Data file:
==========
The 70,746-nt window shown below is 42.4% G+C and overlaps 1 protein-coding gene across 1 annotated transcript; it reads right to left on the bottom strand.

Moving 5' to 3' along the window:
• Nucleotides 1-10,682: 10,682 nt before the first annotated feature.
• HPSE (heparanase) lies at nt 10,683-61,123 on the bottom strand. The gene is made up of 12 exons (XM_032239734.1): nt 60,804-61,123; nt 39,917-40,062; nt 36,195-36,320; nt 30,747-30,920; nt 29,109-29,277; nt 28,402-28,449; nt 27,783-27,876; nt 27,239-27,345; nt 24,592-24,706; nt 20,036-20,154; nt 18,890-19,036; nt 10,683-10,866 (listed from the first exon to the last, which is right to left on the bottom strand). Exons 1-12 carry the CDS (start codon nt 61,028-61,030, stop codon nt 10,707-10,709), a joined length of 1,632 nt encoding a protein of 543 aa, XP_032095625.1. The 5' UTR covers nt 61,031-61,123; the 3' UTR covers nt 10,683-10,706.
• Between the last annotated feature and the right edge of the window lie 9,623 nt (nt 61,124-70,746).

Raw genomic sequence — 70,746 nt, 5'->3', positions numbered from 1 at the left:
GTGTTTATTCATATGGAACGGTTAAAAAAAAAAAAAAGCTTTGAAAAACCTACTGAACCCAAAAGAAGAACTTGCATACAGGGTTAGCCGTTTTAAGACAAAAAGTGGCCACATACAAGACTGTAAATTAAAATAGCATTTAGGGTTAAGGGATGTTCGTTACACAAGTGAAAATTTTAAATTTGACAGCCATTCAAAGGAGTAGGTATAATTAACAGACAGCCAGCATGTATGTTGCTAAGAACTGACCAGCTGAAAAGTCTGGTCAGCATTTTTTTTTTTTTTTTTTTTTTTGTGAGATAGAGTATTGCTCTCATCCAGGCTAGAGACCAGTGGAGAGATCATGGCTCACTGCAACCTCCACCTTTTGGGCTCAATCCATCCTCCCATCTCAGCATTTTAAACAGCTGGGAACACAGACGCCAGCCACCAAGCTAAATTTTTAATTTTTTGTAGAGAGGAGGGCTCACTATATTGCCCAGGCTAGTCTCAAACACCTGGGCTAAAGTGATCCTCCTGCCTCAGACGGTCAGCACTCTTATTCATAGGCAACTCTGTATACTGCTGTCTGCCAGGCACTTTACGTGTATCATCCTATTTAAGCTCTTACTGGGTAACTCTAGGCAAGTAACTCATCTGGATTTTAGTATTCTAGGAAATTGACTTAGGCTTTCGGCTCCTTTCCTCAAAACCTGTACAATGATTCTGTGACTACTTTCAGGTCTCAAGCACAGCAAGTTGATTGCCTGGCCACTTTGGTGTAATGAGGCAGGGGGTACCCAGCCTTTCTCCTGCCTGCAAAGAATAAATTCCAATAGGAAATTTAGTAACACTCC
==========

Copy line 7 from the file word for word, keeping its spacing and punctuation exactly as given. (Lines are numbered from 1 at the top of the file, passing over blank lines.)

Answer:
GTGTTTATTCATATGGAACGGTTAAAAAAAAAAAAAAGCTTTGAAAAACCTACTGAACCCAAAAGAAGAACTTGCATACAGGGTTAGCCGTTTTAAGACAAAAAGTGGCCACATACAAGACTGTAAATTAAAATAGCATTTAGGGTTAAGGGATGTTCGTTACACAAGTGAAAATTTTAAATTTGACAGCCATTCAAAGGAGTAGGTATAATTAACAGACAGCCAGCATGTATGTTGCTAAGAACTGACCAGCTGAAAAGTCTGGTCAGCATTTTTTTTTTTTTTTTTTTTTTTGTGAGATAGAGTATTGCTCTCATCCAGGCTAGAGACCAGTGGAGAGATCATGGCTCACTGCAACCTCCACCTTTTGGGCTCAATCCATCCTCCCATCTCAGCATTTTAAACAGCTGGGAACACAGACGCCAGCCACCAAGCTAAATTTTTAATTTTTTGTAGAGAGGAGGGCTCACTATATTGCCCAGGCTAGTCTCAAACACCTGGGCTAAAGTGATCCTCCTGCCTCAGACGGTCAGCACTCTTATTCATAGGCAACTCTGTATACTGCTGTCTGCCAGGCACTTTACGTGTATCATCCTATTTAAGCTCTTACTGGGTAACTCTAGGCAAGTAACTCATCTGGATTTTAGTATTCTAGGAAATTGACTTAGGCTTTCGGCTCCTTTCCTCAAAACCTGTACAATGATTCTGTGACTACTTTCAGGTCTCAAGCACAGCAAGTTGATTGCCTGGCCACTTTGGTGTAATGAGGCAGGGGGTACCCAGCCTTTCTCCTGCCTGCAAAGAATAAATTCCAATAGGAAATTTAGTAACACTCC